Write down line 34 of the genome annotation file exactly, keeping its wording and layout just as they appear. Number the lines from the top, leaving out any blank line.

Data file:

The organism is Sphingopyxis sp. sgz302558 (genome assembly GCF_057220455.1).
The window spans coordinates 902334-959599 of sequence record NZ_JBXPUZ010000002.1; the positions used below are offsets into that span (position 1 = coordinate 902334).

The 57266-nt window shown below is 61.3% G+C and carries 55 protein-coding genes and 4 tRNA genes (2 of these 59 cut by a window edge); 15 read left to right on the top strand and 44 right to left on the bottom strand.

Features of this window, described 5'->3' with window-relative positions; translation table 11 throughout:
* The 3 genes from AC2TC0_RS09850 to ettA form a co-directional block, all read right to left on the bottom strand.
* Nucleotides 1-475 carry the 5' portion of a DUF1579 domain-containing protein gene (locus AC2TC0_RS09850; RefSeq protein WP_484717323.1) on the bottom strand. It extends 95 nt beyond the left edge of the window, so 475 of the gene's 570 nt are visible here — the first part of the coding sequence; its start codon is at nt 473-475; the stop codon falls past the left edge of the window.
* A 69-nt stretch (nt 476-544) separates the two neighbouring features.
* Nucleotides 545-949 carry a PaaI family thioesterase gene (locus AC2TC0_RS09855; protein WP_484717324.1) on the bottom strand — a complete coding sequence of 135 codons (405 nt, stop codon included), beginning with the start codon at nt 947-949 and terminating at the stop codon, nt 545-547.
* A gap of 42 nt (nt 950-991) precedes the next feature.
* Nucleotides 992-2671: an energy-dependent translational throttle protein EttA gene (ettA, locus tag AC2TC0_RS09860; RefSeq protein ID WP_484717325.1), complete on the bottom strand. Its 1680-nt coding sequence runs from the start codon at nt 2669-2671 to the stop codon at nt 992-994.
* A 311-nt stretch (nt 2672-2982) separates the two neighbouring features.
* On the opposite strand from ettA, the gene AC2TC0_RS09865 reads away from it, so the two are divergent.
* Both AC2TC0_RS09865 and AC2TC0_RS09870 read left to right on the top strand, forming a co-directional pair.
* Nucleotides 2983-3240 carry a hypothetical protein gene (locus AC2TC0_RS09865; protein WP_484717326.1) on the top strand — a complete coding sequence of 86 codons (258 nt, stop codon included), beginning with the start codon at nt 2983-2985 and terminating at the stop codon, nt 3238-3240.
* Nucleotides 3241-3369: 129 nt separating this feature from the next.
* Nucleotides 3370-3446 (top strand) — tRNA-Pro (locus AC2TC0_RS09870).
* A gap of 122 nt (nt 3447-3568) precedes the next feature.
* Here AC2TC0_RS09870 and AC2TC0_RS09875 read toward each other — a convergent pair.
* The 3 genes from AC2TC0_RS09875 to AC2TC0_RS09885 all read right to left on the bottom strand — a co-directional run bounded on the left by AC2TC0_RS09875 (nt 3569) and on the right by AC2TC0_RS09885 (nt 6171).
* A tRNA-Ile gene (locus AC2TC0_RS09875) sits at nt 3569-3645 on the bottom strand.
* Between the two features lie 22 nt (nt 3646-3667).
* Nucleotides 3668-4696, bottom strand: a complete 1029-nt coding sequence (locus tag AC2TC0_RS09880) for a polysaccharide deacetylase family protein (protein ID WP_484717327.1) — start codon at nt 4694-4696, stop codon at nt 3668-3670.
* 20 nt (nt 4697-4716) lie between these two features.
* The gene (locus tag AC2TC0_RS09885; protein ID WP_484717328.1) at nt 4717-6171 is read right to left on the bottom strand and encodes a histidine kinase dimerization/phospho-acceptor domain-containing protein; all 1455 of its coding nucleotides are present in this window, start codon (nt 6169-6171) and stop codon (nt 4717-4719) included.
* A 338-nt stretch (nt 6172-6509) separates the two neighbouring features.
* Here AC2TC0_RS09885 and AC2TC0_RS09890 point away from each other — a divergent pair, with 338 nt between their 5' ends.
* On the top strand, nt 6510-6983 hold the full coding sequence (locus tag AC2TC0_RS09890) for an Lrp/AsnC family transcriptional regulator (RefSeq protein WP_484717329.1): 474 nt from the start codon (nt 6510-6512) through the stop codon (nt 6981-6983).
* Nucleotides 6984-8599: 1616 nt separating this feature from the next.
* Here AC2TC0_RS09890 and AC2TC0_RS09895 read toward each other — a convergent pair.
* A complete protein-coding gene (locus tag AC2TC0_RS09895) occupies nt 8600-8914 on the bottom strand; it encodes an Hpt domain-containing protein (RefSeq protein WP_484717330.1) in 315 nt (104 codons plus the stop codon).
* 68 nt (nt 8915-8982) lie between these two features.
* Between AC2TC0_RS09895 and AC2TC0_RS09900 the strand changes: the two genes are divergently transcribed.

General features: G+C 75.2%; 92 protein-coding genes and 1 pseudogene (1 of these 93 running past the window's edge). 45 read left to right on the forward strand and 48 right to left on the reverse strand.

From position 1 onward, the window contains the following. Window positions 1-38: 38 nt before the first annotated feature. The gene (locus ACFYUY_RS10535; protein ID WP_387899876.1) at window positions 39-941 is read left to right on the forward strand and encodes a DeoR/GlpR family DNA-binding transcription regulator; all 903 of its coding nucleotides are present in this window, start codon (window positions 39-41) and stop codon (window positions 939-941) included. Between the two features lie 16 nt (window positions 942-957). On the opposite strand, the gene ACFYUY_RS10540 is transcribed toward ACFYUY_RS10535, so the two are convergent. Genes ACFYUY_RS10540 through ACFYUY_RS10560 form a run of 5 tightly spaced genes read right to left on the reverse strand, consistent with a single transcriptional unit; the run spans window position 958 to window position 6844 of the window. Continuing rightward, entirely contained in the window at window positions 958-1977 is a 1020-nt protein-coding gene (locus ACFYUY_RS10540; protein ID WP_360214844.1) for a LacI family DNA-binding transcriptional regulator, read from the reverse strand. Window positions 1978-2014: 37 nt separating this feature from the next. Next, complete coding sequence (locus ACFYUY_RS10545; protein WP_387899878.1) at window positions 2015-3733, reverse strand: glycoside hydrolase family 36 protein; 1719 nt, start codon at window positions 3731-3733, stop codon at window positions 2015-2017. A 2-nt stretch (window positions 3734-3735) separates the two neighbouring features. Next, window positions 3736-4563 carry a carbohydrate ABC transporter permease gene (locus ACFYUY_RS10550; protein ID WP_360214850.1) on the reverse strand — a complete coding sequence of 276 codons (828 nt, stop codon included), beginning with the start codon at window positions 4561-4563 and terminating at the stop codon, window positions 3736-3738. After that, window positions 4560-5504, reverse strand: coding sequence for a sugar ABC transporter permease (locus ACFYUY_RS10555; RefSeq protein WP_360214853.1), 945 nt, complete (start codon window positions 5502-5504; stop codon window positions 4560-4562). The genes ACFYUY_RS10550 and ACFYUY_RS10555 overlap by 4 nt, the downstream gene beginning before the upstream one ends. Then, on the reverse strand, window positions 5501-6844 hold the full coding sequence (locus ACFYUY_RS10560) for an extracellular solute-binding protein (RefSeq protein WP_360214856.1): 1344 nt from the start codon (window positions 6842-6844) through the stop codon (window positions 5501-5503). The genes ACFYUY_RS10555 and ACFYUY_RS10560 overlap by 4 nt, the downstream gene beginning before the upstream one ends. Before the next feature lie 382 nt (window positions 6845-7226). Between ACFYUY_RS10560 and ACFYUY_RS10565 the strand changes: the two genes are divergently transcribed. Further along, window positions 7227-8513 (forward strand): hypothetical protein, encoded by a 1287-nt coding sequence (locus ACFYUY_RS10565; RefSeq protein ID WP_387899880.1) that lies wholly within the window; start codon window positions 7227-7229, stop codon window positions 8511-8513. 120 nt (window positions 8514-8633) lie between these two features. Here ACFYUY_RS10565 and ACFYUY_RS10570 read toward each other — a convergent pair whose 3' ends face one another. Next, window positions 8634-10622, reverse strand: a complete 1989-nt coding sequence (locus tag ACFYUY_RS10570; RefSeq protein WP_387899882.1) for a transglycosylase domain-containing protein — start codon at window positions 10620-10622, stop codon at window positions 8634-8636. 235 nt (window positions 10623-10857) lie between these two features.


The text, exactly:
From position 1 onward, the window contains the following. Window positions 1-38: 38 nt before the first annotated feature. The gene (locus ACFYUY_RS10535; protein ID WP_387899876.1) at window positions 39-941 is read left to right on the forward strand and encodes a DeoR/GlpR family DNA-binding transcription regulator; all 903 of its coding nucleotides are present in this window, start codon (window positions 39-41) and stop codon (window positions 939-941) included. Between the two features lie 16 nt (window positions 942-957). On the opposite strand, the gene ACFYUY_RS10540 is transcribed toward ACFYUY_RS10535, so the two are convergent. Genes ACFYUY_RS10540 through ACFYUY_RS10560 form a run of 5 tightly spaced genes read right to left on the reverse strand, consistent with a single transcriptional unit; the run spans window position 958 to window position 6844 of the window. Continuing rightward, entirely contained in the window at window positions 958-1977 is a 1020-nt protein-coding gene (locus ACFYUY_RS10540; protein ID WP_360214844.1) for a LacI family DNA-binding transcriptional regulator, read from the reverse strand. Window positions 1978-2014: 37 nt separating this feature from the next. Next, complete coding sequence (locus ACFYUY_RS10545; protein WP_387899878.1) at window positions 2015-3733, reverse strand: glycoside hydrolase family 36 protein; 1719 nt, start codon at window positions 3731-3733, stop codon at window positions 2015-2017. A 2-nt stretch (window positions 3734-3735) separates the two neighbouring features. Next, window positions 3736-4563 carry a carbohydrate ABC transporter permease gene (locus ACFYUY_RS10550; protein ID WP_360214850.1) on the reverse strand — a complete coding sequence of 276 codons (828 nt, stop codon included), beginning with the start codon at window positions 4561-4563 and terminating at the stop codon, window positions 3736-3738. After that, window positions 4560-5504, reverse strand: coding sequence for a sugar ABC transporter permease (locus ACFYUY_RS10555; RefSeq protein WP_360214853.1), 945 nt, complete (start codon window positions 5502-5504; stop codon window positions 4560-4562). The genes ACFYUY_RS10550 and ACFYUY_RS10555 overlap by 4 nt, the downstream gene beginning before the upstream one ends. Then, on the reverse strand, window positions 5501-6844 hold the full coding sequence (locus ACFYUY_RS10560) for an extracellular solute-binding protein (RefSeq protein WP_360214856.1): 1344 nt from the start codon (window positions 6842-6844) through the stop codon (window positions 5501-5503). The genes ACFYUY_RS10555 and ACFYUY_RS10560 overlap by 4 nt, the downstream gene beginning before the upstream one ends. Before the next feature lie 382 nt (window positions 6845-7226). Between ACFYUY_RS10560 and ACFYUY_RS10565 the strand changes: the two genes are divergently transcribed. Further along, window positions 7227-8513 (forward strand): hypothetical protein, encoded by a 1287-nt coding sequence (locus ACFYUY_RS10565; RefSeq protein ID WP_387899880.1) that lies wholly within the window; start codon window positions 7227-7229, stop codon window positions 8511-8513. 120 nt (window positions 8514-8633) lie between these two features. Here ACFYUY_RS10565 and ACFYUY_RS10570 read toward each other — a convergent pair whose 3' ends face one another. Next, window positions 8634-10622, reverse strand: a complete 1989-nt coding sequence (locus tag ACFYUY_RS10570; RefSeq protein WP_387899882.1) for a transglycosylase domain-containing protein — start codon at window positions 10620-10622, stop codon at window positions 8634-8636. 235 nt (window positions 10623-10857) lie between these two features.